The International Criminal Court's prosecutor is to seek approval for the arrest of three top Libyan officials suspected of crimes against humanity.
Luis Moreno-Ocampo said evidence showed Libyan forces had conducted "widespread and systematic attacks" on civilians.
The names of the accused have not been released, but Col Muammar Gaddafi is widely expected to be among them.
The Libyan government has already poured scorn on the decision, saying the ICC's practices are questionable.
Deputy Foreign Minister Khalid Kaim said the court was a "baby of the European Union designed for African politicians and leaders".
Libya did not recognise its jurisdiction, like most African countries and the United States, and would ignore any announcement, he added.
'Greatest criminal responsibility'
Mr Moreno-Ocampo's office said that after reviewing more than 1,200 documents and 50 interviews with key insiders and eyewitnesses, he would request later on Monday that the ICC's Pre-Trial Chamber issue three arrest warrants.
The unnamed officials are suspected of committing two categories of crimes against humanity - murder and persecution - under the Rome Statute which established the court.
The charges cover the days following the start of anti-government protests on 15 February.
"The evidence shows that Libyan security forces conducted widespread and systematic attacks against the civilian population and led to the identification of those who bear the greatest criminal responsibility for such crimes," a statement from the prosecutor's office said.
"Additionally, there is relevant information on alleged commission of war crimes once the situation developed into an armed conflict. The office will evaluate these crimes with the same standards, in particular allegations of rape and attacks against sub-Saharan Africans wrongly perceived to be mercenaries."
An inquiry set up by the UN Human Rights Council is expected to submit its report on the alleged war crimes to the UN Security Council on 7 June.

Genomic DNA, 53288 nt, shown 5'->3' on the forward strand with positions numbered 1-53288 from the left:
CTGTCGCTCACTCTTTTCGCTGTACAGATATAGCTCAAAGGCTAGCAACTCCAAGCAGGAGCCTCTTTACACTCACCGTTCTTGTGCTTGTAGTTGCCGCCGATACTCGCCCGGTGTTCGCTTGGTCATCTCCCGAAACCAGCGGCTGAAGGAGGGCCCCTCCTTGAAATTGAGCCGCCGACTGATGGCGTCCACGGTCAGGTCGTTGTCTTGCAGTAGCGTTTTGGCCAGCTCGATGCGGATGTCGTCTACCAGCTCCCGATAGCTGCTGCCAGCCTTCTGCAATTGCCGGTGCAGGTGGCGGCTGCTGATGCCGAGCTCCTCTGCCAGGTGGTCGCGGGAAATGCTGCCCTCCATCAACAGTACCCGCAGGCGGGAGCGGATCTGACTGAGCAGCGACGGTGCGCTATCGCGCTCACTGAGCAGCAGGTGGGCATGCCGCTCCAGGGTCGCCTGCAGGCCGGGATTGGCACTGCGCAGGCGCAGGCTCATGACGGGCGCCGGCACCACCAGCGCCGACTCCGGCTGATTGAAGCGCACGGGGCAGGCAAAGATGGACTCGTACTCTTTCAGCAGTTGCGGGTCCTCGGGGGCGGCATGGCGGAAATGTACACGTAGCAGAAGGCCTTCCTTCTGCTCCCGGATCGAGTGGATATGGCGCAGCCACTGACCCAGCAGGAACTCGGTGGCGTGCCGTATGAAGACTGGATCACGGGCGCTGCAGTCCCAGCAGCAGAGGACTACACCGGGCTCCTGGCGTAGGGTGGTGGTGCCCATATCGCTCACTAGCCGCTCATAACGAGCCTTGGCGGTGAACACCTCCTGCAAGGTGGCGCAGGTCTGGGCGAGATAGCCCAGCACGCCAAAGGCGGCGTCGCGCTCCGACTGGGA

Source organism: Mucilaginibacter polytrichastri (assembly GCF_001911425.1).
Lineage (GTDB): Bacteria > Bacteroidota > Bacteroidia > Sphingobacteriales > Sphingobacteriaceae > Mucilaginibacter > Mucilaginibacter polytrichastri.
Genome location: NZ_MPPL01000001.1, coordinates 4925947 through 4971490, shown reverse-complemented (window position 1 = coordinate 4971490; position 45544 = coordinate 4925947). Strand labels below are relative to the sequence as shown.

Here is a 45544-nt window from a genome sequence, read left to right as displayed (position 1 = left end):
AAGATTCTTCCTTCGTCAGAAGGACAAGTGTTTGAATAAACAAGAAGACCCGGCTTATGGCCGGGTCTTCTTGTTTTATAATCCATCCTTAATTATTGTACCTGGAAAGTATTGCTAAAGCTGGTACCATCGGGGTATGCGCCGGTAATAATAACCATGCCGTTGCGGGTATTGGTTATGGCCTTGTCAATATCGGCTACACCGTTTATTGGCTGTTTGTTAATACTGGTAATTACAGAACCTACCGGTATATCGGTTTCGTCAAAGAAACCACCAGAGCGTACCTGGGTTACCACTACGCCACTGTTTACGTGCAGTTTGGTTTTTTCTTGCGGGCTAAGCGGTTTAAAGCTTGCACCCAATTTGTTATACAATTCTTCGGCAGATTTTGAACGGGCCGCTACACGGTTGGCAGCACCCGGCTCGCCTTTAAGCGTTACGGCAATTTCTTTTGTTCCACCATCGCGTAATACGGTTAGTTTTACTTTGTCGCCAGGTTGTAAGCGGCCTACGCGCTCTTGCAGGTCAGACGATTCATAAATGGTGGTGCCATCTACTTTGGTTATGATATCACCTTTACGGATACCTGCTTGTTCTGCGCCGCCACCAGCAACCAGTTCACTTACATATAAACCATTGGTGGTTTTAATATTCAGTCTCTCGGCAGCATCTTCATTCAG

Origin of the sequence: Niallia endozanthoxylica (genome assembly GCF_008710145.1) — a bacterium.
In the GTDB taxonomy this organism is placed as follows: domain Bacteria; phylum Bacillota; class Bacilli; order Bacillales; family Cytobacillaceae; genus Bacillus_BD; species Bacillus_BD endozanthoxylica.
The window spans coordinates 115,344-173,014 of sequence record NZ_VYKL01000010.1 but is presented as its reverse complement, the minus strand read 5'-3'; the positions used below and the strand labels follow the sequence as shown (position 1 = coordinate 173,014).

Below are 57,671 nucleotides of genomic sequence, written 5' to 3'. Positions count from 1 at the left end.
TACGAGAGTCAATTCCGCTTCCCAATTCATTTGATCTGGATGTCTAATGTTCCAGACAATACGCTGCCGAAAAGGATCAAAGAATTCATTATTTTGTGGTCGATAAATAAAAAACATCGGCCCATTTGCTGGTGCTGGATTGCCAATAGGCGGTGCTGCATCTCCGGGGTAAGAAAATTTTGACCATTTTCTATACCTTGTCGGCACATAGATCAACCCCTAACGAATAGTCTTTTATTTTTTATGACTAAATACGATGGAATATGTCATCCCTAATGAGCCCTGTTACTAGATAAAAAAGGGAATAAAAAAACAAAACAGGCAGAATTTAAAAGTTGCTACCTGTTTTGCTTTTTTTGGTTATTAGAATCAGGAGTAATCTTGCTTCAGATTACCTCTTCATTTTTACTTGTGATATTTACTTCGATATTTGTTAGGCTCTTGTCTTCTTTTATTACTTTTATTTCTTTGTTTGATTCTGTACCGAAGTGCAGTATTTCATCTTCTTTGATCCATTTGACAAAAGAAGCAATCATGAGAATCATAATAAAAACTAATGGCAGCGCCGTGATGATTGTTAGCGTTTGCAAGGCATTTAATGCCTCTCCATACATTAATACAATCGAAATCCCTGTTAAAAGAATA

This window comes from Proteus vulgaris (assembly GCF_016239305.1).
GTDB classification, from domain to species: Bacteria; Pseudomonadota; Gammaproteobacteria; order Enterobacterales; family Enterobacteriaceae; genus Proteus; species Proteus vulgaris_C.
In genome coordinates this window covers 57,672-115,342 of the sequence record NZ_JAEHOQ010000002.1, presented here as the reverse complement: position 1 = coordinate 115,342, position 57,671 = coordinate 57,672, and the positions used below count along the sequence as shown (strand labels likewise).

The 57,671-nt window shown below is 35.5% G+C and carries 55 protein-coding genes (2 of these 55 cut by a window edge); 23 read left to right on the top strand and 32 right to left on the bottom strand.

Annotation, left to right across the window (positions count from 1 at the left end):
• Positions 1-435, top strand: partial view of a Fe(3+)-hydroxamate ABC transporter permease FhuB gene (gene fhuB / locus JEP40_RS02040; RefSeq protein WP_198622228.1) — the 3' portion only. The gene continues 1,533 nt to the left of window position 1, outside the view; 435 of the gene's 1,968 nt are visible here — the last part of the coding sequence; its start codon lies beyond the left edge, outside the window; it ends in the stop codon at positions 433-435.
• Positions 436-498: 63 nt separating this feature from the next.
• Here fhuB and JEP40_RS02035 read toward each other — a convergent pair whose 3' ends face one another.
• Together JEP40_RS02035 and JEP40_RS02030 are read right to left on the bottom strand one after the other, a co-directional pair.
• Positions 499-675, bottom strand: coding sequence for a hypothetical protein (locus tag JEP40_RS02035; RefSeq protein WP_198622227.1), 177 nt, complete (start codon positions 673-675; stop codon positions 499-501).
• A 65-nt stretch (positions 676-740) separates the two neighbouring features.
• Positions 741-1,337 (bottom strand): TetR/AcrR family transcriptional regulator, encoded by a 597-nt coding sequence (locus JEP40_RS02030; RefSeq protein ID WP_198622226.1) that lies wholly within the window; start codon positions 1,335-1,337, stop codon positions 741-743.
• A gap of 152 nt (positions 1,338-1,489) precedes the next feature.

A Spanish radio station reported on Friday that the three accused are Col Gaddafi, his son Saif al-Islam, and intelligence chief Abdullah al-Sanusi.
The application for warrants is expected to focus on the initial clampdown against protesters by Col Gaddafi's government. Between 500 and 700 people are believed to have been killed in February alone.
Mr Moreno-Ocampo said he was acting in accordance with UN Security Council resolution 1970, which referred the situation in Libya to the ICC, and stressed the need to hold to account those responsible for attacks on civilians.
The Pre-Trial Chamber's judges may decide to accept the prosecutor's application, reject it, or ask him for additional information.
If Col Gaddafi is named, it would only be the second time the ICC has sought a warrant for a sitting head of state. Sudanese President Omar al-Bashir has been indicted for crimes including genocide in Darfur.
Meanwhile, the Libyan government has condemned British calls for Nato to bomb a wider range of infrastructure targets to put pressure on Col Gaddafi.
A spokesman said the comments by the Chief of the Defence Staff, Gen Sir David Richards, was a threat "aimed at terrorising civilians".
Gen Richards told the Sunday Telegraph: "The vise is closing on Gaddafi, but we need to increase the pressure further through more intense military action".
"The military campaign to date has been a significant success for NATO and our Arab allies. But we need to do more. If we do not up the ante now there is a risk that the conflict could result in Gaddafi clinging to power."
UK Defence Secretary Liam Fox said he agreed with Gen Richards, telling the BBC: "It's legitimate to degrade the command and control and intelligence networks of the regime which are used to control those forces and provide that threat."
Libyan Prime Minister al-Baghdadi Ali al-Mahmoudi later told the UN's special envoy, Abdul Ilah al-Khatib, that his country wanted "an immediate ceasefire to coincide with a halt to the Nato bombardment and the acceptance of international observers", according to the Jana state news agency.
Libya, he added, was committed to the unity of its territory and people and that Libyans had the right to "decide on their internal affairs and political system through democratic dialogue away from the bombing threat".
Mr Mahmoudi accused Nato of "abuses and violations", including "political assassinations, the unjust maritime siege, bombing of civilian sites and destruction of infrastructure".
Overnight, Libyan state television reported said Nato aircraft had bombed an oil terminal in the eastern port of Ras Lanuf.
The alleged strike came after rebel fighters said they had taken full control of the western city of Misrata and said the situation was now "static".